Mr. Nabbum’s Museum. Conclusion.

From: Kobboltozo: A Sequel to the Last of the Huggermuggers (1869)
Author: Christopher Pearse Cranch
Published: Lee and Shepard 1869 Boston



  ONE evening I was sitting alone in my study, thinking what sort of a story I should write for my young friends’ next Christmas present. I scratched my head, and bit my pen, and poked the fire, and looked into it—then I stood up and gave myself a good warming—then I sat down with my head on my hand, and a blank quire of paper before me—then I took my pen and began to scribble imps—then I became very sleepy—when there was a knock at my door, and to my great surprise in came Jacky Cable. I didn’t know him at first, with his bronzed face, his great beard, and his broad shoulders. He had just arrived from the East Indies, and from Huggermugger’s Island. So, after a hearty greeting and a warm welcome, he took a chair by my fire, where he sat steadily talking and telling stories till—will you believe it?—two o’clock in the morning.

  So I decided to make a book out of what he told me—and here you have it.

  But I have one thing more to tell. I thought I had got through with my story, and the other day was just writing the last page, when Mr. Zebedee Nabbum came stalking in in a state of great excitement.

  “If you are reelly goin’ to make a book out of what Jacky’s told you,” said he, “don’t do it—till you’ve seen my museum—because I want you to bring it in somehow.”

  “Dear me,” I said, “I have just got through. I’m afraid it’s too late. My story is all written, and must go to be printed.”

  “No, it aint too late,” said Zebedee; “you can tech in a leetle here and there, like—you know—jest as a kind of seasonin’ or sharp sarce, to give it a flavor—can’t you? Why, you’d ought to see my museum, reely Jacky told you about it, didn’t he?”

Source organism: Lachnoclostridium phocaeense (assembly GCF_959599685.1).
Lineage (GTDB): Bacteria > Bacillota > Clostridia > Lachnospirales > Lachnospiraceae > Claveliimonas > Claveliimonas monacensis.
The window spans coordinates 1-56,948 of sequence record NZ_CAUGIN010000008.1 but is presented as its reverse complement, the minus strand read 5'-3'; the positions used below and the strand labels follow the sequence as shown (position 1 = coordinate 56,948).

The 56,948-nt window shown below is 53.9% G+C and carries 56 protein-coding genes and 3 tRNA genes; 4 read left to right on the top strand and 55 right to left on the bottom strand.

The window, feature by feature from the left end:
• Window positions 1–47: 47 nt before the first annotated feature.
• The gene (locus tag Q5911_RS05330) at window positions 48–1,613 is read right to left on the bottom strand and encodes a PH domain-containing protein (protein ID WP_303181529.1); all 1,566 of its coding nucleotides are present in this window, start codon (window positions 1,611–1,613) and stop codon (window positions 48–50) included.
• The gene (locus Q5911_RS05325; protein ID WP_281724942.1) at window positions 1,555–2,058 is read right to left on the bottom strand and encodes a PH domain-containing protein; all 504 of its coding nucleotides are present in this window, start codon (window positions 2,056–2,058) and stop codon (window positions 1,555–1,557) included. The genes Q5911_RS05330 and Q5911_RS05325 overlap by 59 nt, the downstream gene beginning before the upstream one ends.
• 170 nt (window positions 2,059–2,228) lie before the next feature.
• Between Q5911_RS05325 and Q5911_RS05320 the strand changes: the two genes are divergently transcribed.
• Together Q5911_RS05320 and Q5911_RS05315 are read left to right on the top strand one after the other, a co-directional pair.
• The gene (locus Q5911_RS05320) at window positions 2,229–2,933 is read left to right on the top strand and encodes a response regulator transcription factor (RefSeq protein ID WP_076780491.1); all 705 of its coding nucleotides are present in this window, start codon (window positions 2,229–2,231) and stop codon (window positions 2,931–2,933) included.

I said, “Yes, Jacky mentioned that you intended to set up a museum, a great deal better than Barnum’s, and had brought home many curious things from the giant’s island.”

  “Haint I though!” said Nabbum. “Why you can’t do the subject jestice, till you’ve seen the things I’ve got. You must come and see. It dooz beat all nater. Why the few privileged persons that’s seen it do say that it’s no mistake—the most remarkable collection of nateral curiosities that was ever got up in the States.”

  I promised Mr. Nabbum that I would certainly give him a call—but repeated that I was now writing the last chapter of my book, and didn’t wish to clog the story with any superfluous details, and “besides,” I said, “your museum will be so well known before my book is out, that my notice of it will be useless.”

  “Well,” said Zebedee, “won’t you jest run your eye over this list of articles, and bring in some of ‘em at the end of your story.”

  So saying, he handed me a piece of paper, a good deal worn by being carried in the pocket, with some writing on it in pencil.

  “They aint all from the giant’s island, the things I’ve put into the Huggermugger Museum,” said Zebedee, “but you’ll see that some of ‘em are.”

  So I took the list and read it over, and here is an extract from it: –

  Three mammoth Pumpkins, with hair growing on them; each measuring — feet diameter, and weighing — tons. (The figures are not legible.)

  One Bullfrog Skin; brilliant green; 6 x 4 feet.

  Six splendid gigantic Conch Shells. (Figures effaced, but probably of preposterous dimensions.)

  One Saucepan—about the size of a large wash-tub—from the giant’s house.

  One pair Giant’s Boots.

  Mrs. Huggermugger’s Thimble, Scissors, &c.

  One Bottle, with the Cork that killed forty dwarfs.

  One rare Bird, stuffed, of stupendous size; commonly called the Black-Tooter, or Pulpit-Bird. It had a remarkably loud voice.

  One specimen of the Musical Crab, found on the shores of Cape Horn.

  One curious specimen of Crinoline Petticoat, supposed, from its extraordinary diameter, to have been worn by a giantess.

  A winged White Bear, from Iceland. This singular creature was caught on Mount Hecla, where a flock of them were seen fluttering around the burning crater of the volcano, like moths around a candle.

  A Salamander. This animal was also caught on Mount Hecla. The end of his tail was seen sticking out of the crater. It took fifty Norwegian sailors to capture him.

  A Sea Serpent, larger than any yet seen. This animal had swallowed a meeting-house on Cape Cod, and died of indigestion.

  A Daguerreotype of the Emperor of Japan, and a Model of the last Earthquake in that island.

  One petrified Monkey.

  Two Ducks, born without legs.

  One very remarkable Centipede, with eyes in its tail.

  One dried Mannikin, preserved in spirits; supposed by Z. N. to be Kobboltozo.

  And so on, and so on.

  “Well, Mr. Nabbum,” I said, after I had ran over the list, “since you have done me such a service in furnishing so much of the material of my story, I will publish the account of our conversation, and a list of some of these wonderful curiosities.”

  And now I say to all my young readers, after you have read my story, go and see the Huggermugger Museum——if you can find it.

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